Finance, Syndicated Loans

Syndicated Loan Participant Due Diligence

Insufficient Due Diligence

The syndicated loan markets have expanded steadily in recent years, reaching a record of more than $2.5T in US total issuance in 2017, surpassing the previous record of $2.14T set in 2013. (https://www.reuters.com/article/us-uslending-records/u-s-syndicated-lending-topples-records-in-2017-idUSKBN1ED2NO.) As the markets expand, more and more lenders, particularly smaller banks or non-bank institutions, are able to diversify exposures with reduced efforts, by delegating some of the works required for originating loans to the lead agent banks.

In this process, however, due diligence by participating lenders, and hence their risk assessments, may suffer. In some instances, it may be appropriate to assign lower risks to syndicated loans, particularly larger ones extended to large public corporations, and adjust the due diligence accordingly. In some other cases, nonetheless, due diligence may not be sufficient, because there is insufficient public information about the borrower, and the lender does not have sufficient manpower or resources to conduct adequate due diligence, resulting in misjudgments of the risks involved.

Additionally, a participating bank may trust that the lead agent bank will conduct the syndication competently and disclose all relevant information in good faith, or risk damaging its reputation. If this trust is misplaced, however, the participating bank may find it difficult to obtain appropriate legal recourses.

Arm’s Length Dealing

First of all, most syndicated loan agreements explicitly provide that the lead agent bank is not a fiduciary for the participating lender, and that the participating lender has conducted its own credit analysis based on appropriate information, not relying on the lead agent bank. (Eg, “The LSTA’s Complete Credit Agreement Guide”, by Bellucci & McCluskey, 2016; JPMorgan Chase v. Luxor Capital, Supreme Court of NY, NY County, 2010.) Moreover, in NY, syndicated loan dealings generally are considered arm’s length transactions between the lenders, and the lead agent bank does not owe a fiduciary duty to the participating banks.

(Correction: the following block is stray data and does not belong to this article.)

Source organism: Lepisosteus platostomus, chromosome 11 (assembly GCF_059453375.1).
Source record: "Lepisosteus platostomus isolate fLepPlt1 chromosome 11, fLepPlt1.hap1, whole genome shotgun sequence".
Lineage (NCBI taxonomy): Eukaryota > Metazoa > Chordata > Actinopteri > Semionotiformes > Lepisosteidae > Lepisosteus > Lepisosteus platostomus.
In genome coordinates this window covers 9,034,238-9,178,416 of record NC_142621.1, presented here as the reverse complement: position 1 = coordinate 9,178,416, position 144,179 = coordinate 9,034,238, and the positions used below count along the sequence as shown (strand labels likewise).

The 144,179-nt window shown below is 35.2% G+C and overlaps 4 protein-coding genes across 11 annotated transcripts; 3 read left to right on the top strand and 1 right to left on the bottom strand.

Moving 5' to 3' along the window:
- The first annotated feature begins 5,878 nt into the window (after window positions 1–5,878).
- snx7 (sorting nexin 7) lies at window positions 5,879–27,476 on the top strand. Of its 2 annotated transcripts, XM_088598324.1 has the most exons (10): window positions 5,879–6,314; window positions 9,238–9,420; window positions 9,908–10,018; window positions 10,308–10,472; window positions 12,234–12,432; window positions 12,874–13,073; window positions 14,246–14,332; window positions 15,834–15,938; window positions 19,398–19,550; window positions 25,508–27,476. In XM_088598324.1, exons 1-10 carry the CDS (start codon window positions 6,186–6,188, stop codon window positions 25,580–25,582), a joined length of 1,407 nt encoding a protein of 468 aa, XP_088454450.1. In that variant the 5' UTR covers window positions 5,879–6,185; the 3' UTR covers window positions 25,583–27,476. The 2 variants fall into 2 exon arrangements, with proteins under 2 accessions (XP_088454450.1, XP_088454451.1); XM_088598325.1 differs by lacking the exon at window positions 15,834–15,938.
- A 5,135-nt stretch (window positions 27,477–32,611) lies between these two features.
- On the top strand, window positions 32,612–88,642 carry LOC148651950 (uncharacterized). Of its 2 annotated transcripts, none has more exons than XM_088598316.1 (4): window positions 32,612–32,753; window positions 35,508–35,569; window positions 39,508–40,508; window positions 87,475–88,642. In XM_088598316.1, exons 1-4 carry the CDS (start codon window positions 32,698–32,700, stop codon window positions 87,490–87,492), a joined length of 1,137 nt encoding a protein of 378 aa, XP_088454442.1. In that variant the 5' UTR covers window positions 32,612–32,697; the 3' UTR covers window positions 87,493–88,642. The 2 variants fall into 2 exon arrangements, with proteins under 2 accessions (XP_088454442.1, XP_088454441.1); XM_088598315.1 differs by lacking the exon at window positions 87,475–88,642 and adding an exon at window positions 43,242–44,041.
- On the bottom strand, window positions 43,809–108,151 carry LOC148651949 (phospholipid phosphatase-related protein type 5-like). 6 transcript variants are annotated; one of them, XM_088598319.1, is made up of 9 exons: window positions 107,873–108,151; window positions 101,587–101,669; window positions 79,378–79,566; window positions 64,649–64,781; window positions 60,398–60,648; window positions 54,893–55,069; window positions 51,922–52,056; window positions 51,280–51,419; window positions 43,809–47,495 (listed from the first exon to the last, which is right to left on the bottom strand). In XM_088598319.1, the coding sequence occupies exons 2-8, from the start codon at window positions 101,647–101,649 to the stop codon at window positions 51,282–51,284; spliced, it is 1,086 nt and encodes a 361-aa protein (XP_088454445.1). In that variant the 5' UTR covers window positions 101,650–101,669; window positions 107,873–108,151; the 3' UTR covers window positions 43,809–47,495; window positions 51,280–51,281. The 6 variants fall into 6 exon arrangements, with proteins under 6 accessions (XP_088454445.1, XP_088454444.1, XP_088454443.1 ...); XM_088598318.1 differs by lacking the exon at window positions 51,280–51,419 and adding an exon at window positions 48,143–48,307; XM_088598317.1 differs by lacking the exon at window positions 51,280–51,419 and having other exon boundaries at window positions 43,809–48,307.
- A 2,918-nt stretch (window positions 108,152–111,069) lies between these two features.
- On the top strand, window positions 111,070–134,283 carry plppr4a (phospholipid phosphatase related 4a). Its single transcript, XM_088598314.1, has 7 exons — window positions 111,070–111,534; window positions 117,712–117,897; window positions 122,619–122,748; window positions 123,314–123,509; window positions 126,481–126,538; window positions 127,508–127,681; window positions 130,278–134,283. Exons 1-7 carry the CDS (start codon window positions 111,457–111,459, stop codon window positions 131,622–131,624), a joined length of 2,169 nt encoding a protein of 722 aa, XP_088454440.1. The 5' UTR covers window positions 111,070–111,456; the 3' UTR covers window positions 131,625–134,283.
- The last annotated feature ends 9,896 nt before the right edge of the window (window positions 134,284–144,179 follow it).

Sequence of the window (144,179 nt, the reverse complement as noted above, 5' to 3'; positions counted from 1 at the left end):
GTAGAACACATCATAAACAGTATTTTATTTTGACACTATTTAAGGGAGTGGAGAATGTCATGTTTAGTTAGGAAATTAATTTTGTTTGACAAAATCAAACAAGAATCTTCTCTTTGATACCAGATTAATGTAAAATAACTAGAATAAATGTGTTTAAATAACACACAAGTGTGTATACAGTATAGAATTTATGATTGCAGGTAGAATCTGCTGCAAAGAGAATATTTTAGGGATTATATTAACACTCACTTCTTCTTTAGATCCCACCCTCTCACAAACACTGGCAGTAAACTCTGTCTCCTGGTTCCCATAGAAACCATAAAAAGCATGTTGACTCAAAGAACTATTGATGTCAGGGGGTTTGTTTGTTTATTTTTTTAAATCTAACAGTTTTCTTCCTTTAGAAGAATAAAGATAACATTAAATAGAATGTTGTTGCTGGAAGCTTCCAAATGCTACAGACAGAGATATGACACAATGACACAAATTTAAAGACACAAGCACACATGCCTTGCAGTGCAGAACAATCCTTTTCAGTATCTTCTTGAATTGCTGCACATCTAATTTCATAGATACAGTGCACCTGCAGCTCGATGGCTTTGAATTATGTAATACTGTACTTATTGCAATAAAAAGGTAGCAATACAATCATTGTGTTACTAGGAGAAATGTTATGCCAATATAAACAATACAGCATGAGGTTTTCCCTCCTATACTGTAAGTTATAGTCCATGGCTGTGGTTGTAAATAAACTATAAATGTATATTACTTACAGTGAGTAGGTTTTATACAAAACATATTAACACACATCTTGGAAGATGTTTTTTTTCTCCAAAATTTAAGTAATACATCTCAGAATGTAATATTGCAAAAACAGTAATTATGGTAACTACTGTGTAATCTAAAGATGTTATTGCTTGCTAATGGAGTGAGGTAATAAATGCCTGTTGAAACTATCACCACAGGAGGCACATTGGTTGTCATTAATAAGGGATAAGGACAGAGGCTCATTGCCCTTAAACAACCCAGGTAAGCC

For example, in Banque Arabe et Internationale E’Investissement v. Maryland National Bank (US Court of Appeals, 2nd Cir. 1995), Maryland National Bank originated a $35m loan for conversion of rental buildings to coops or condos, and sold $10m of the loan to Banque. The borrower eventually defaulted, because the NY regulators delayed in approving any of the conversions, and Banque sued Maryland National Bank for failing to disclose the delays in regulatory approval. The Court held that “[i]n the case of arm’s length negotiations or transactions between sophisticated financial institutions, no extra-contractual duty of disclosure exits. […] This same principle applies to loan participation agreements, in which there is deemed to be no fiduciary relationship unless expressly and unequivocally created by contract.”

That being said, all parties to the loan syndicate, including the lead agent bank, are bound by the covenant of good faith and fair dealing. Also, if the lead agent bank possesses “superior knowledge” of matters not readily available to the other parties, or if it needs to complete or clarify partial or ambiguous statement previously made, the lead agent bank may have duty to disclose the information. Otherwise, the lead agent bank may be subject to claims of fraud. (Eg, Banque Arabe et Internationale E’Investissement v. Maryland National Bank.) The parties can also negotiate for specific disclosures by the lead agent bank and incorporate them into the agreement. These remedies, however, may not be generally available and need to be decided on a case-by-case basis.

Best Practice

Addressing multibank lending transactions, OCC has advised participating banks to conduct independent credit analysis, to require the borrower to make full credit information available, and to require the lead agent bank (or the selling bank) to provide available information on the borrower, among others. (OCC Banking Circular 181 (Rev.), “Purchases of Loans in Whole or in Part-Participations”, August 2, 1984.) Sufficient due diligence is always the best policy, be it a syndicated or participant loan.

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